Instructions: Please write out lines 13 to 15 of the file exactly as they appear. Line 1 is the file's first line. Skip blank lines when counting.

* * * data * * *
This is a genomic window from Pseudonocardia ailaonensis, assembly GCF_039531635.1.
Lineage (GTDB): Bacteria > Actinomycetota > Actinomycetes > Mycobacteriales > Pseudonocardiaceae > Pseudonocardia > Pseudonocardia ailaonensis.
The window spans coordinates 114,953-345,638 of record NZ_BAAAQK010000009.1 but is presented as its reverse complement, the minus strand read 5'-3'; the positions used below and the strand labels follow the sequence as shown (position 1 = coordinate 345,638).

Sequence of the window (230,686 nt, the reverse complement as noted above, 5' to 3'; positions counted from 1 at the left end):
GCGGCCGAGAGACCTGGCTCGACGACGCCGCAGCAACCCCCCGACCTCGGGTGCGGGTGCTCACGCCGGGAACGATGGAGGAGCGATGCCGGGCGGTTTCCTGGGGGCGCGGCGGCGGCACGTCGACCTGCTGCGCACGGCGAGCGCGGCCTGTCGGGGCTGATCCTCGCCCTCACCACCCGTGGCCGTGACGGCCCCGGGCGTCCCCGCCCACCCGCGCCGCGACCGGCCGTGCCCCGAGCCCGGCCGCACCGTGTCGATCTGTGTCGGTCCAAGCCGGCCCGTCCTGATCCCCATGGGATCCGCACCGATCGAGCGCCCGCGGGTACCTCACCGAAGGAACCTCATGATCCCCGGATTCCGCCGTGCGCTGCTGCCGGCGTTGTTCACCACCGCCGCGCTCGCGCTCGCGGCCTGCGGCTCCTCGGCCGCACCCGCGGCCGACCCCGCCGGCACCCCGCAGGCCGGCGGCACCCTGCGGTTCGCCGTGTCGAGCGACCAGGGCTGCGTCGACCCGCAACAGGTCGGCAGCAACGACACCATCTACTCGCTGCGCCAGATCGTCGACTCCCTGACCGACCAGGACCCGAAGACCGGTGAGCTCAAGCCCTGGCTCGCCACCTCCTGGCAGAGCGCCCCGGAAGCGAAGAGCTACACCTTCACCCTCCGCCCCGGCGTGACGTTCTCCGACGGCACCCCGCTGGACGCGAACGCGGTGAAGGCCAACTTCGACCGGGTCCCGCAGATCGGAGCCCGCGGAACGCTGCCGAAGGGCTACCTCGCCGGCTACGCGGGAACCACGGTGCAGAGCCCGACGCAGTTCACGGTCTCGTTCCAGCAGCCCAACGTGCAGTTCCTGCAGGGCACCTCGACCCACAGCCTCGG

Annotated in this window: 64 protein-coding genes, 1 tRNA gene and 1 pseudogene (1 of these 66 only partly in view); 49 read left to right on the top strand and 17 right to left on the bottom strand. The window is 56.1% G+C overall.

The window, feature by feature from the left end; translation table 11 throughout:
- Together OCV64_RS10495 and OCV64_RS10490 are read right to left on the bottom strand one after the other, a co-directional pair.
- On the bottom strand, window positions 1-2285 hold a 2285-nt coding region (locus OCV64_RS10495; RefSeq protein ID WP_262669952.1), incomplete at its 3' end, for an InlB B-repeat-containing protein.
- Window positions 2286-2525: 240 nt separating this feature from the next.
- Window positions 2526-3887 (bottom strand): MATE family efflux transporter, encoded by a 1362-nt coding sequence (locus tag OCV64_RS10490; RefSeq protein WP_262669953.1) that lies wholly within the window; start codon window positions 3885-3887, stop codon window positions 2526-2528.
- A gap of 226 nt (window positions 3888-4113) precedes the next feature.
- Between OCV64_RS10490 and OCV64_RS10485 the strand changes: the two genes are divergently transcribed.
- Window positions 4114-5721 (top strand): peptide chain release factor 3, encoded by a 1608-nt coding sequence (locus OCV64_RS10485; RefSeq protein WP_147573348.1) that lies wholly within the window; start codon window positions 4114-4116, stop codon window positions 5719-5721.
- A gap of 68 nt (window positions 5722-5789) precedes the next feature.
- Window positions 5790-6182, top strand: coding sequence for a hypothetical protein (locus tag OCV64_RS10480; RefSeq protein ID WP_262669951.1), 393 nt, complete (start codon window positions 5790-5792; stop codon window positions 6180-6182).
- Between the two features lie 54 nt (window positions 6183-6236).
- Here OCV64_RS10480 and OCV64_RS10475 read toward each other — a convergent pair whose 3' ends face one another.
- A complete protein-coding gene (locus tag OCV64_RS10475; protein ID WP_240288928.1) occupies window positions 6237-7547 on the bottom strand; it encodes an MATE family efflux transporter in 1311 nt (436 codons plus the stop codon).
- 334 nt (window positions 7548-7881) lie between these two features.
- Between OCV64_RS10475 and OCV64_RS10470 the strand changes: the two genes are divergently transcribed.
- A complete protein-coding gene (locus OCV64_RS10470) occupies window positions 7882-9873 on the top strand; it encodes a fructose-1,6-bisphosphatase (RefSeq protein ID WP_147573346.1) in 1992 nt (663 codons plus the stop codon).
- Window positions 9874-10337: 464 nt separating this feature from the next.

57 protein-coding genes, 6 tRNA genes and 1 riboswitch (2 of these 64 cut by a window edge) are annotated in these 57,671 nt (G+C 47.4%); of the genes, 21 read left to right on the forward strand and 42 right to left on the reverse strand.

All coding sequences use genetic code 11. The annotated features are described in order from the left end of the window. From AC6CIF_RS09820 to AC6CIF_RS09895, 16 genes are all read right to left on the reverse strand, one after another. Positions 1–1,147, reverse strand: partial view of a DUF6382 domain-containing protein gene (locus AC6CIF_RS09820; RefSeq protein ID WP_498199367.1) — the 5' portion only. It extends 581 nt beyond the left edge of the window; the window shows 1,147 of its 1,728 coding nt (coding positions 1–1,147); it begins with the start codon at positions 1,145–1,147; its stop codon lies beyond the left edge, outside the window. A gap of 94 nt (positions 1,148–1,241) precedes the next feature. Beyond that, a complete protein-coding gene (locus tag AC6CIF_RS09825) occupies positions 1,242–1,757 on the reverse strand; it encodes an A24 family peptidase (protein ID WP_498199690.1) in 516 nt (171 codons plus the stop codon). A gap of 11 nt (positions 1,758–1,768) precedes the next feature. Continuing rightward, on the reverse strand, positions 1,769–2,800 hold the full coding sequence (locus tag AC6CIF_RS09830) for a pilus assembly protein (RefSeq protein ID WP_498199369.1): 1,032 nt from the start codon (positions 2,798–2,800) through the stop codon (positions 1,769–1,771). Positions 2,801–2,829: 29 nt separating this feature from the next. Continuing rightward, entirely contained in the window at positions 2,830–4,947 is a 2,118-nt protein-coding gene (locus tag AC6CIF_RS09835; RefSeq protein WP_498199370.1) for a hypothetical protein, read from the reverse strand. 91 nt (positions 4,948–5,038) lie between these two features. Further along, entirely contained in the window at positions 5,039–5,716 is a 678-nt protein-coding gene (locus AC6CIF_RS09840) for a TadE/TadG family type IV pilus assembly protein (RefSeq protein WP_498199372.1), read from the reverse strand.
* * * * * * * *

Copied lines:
- Between OCV64_RS10490 and OCV64_RS10485 the strand changes: the two genes are divergently transcribed.
- Window positions 4114-5721 (top strand): peptide chain release factor 3, encoded by a 1608-nt coding sequence (locus OCV64_RS10485; RefSeq protein WP_147573348.1) that lies wholly within the window; start codon window positions 4114-4116, stop codon window positions 5719-5721.
- A gap of 68 nt (window positions 5722-5789) precedes the next feature.